An editorial column in the Australian Financial Review (AFR) entitled “Time to scrape the MUA barnacle off the waterfront,” characterised dock workers as “privileged labour aristocrats” out to “cripple” Christmas.
Claiming that the MUA was exploiting a “legalised labour monopoly chokehold on a critical supply point, to extract economic rents for its members,” the AFR called for Patrick or the federal government to “have the Fair Work Commission issue stop orders to keep Australia’s vital ports operating.”
In other words, any attempt by workers to defend their pay and conditions must be stopped, in order to protect the profit interests of shipping companies, exporters, retailers and other major corporations.
The AFR claimed the current round of industrial action meant it was time to deal with the “unfinished business” of the 1998 waterfront dispute. The article lauded the actions of then Patrick CEO, Chris Corrigan, when “the union’s labour monopoly was temporarily broken.” On that occasion, more than 1,400 workers were sacked, herded from the waterfront by armed guards and attack dogs, and replaced with scabs.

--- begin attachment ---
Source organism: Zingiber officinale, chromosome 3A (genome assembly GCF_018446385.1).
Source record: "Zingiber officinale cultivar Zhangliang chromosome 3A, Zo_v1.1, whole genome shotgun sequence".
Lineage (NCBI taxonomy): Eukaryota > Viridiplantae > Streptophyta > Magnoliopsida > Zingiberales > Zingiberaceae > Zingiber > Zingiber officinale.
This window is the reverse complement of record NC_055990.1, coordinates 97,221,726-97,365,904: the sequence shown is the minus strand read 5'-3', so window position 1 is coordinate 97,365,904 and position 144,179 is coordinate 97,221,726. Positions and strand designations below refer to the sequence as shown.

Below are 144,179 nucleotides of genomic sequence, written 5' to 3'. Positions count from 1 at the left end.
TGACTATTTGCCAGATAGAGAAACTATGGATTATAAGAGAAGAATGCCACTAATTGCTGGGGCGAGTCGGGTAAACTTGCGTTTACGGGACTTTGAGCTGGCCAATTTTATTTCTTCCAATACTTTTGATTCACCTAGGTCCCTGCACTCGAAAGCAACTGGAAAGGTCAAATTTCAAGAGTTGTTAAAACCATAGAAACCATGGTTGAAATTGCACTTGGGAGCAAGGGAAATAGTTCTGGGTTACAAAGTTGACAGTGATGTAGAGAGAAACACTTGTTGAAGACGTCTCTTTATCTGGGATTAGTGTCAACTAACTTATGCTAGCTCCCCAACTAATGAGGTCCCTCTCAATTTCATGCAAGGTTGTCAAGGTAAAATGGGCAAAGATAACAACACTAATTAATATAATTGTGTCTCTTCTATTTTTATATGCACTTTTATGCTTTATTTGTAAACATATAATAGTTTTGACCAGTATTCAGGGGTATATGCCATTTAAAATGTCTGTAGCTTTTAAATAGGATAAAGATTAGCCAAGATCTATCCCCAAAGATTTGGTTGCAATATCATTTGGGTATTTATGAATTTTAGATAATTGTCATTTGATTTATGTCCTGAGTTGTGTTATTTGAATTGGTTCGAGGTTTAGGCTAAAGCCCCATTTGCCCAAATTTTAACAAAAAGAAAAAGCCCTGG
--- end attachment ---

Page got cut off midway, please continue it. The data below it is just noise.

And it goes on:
Despite mass opposition to the actions of Patrick, and a compelling legal case of “illegal conspiracy” against both the company and the federal Liberal government, the MUA betrayed the struggle and enforced the destruction of 625 permanent jobs.
This followed on from “waterfront reform,” carried out by the Hawke and Keating Labor governments between 1987 and 1991, with the full support of the maritime unions, in which more than half the country’s waterfront jobs were destroyed.
This record of betrayal, along with the MUA’s recent sell-out deals and its cancellation of the Melbourne strikes, must stand as a warning to Australia’s maritime workers.
The present dispute cannot be left in the hands of the MUA. Workers must fight for the formation of independent rank-and-file committees to organise a genuine industrial and political struggle, as part of developing a counter-offensive to company-union attacks across the entire waterfront.